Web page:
Panaplex display (14/08/10)
Another old kind of display technology, closely related to the Nixie tube, is the "Panaplex" display. Instead of having an entire electrode for each character (as in the Nixie tube), the Panaplex uses discrete segments, pretty much like in a 7-segment or 14-segment LED display. Each segment is made the cathode and a glow appears around it. As in the Nixie tube, a mesh anode is placed in front of the cathodes.
Below is a rather beautiful example of a Panaplex display (from http://www.decadecounter.com/vta/tubepage.php?item=16&user=0). It's an NEO-5000 display and is around 2.5" high. There are some nice examples of using a similar display in clock at http://tubetime.us/?p=16.
I fancied trying to make one, so here's the results!
The entire thing is based on using a jam jar as a vacuum chamber. Each of the cathode electrodes is made from a 2cm length of copper wire. A stainless-steel M3 screw is soldered to the middle of the wire. This allows it to be screwed to the support plate, which is made from a piece of ceramic tile. It was very easy to drill the 3mm holes with a diamond drill - the tile is made from sintered ceramic powder and is quite soft. A solder tag is mounted on the back of each cathode screw which allows electrical connection to be made to the respective cathode.
For an electrical feedthrough, I was lucky enough to have two multipin feedthroughs I found in a skip a few years ago. These are quality jobs - circular Amphenol connectors and proper glass/metal hermetic seals around the pins. The support plate with the electrodes is mounted on the main body of the electrical feedthrough.
An insulating collar sits between the feedthrough flange and the jam jar. The anode grid is mounted on this and is made from a piece of aluminium window screen. A gas inlet and vacuum line are also connected to the collar. I made the collar from PVC which is probably the worst material possible for vacuum use, but it did alright.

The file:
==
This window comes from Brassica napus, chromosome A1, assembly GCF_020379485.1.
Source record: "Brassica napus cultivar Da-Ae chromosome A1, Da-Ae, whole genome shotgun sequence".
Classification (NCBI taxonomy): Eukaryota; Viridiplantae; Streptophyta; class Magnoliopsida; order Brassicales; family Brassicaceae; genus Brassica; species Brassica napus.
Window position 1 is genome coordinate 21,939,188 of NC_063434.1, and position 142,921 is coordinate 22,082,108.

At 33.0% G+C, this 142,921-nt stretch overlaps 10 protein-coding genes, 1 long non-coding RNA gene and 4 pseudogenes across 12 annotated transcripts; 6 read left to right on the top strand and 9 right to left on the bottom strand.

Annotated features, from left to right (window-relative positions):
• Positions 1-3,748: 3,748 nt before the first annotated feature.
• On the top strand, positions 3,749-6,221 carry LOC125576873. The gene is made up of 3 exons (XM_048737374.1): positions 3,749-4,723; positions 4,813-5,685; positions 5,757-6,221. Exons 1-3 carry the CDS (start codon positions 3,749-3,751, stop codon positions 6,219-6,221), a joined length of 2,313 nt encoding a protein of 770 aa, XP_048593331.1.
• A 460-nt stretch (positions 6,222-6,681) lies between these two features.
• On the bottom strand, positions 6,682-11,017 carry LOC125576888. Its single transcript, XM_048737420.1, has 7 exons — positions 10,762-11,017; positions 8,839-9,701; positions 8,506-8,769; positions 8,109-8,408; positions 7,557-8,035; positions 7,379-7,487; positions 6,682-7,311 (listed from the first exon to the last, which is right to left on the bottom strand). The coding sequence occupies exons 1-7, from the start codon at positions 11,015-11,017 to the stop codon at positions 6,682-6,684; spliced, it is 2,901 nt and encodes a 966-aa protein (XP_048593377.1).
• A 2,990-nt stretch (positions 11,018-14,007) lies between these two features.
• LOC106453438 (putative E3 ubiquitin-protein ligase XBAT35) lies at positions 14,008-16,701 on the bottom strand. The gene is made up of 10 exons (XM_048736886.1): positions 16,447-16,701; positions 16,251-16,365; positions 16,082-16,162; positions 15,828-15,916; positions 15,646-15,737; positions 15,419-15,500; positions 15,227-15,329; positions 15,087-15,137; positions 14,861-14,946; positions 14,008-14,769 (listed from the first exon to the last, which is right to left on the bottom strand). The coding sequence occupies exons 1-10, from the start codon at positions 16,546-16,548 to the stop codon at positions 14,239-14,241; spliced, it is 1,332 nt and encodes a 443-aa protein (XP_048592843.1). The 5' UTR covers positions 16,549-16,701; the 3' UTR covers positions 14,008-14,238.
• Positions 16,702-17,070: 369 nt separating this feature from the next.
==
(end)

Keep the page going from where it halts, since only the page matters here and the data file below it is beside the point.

Finally, the jam jar sits on top of the collar with a piece of inner tube acting as a gasket.
It was crucial to get the spacing between the anode and the cathodes as uniform as possible, otherwise the discharge would jump to a single cathode and stay there. I also found that running the discharge on argon instead of air seemed to provide a more uniform coverage.
Because the gas is air (or argon), a much higher voltage is required to run the discharge. I ended up using my trusty 30kV flyback supply to power it. To achieve each display pattern, I manually connected together the various cathodes, since it's not possible to use any semiconductor switches at these voltages.
It worked pretty reliably, after running the discharge for 1/2 hour or so to clean up the cathodes. Here's photos of all the numbers and the letters of "HELLO".
Perhaps not quite as pretty as the one at the top of the page, but it demonstrates the principle!
21/10/10: This Panaplex display has been mentioned in the Make Magazine blog!
25/11/10: Check out the second Panaplex display, based on a commercial device.
16/11/11: The photos of this display (and some of my Nixie clock) were used in the countdown clock at the Nerd New Year event in Redwood City, CA. For more info, see http://www.phantomgalleries.com/SJ/2011/11/carter_needs_your_numbers.html and http://nerdnewyear.com/.
Page last updated: 16/11/2011, 11:33:41 AM GMT
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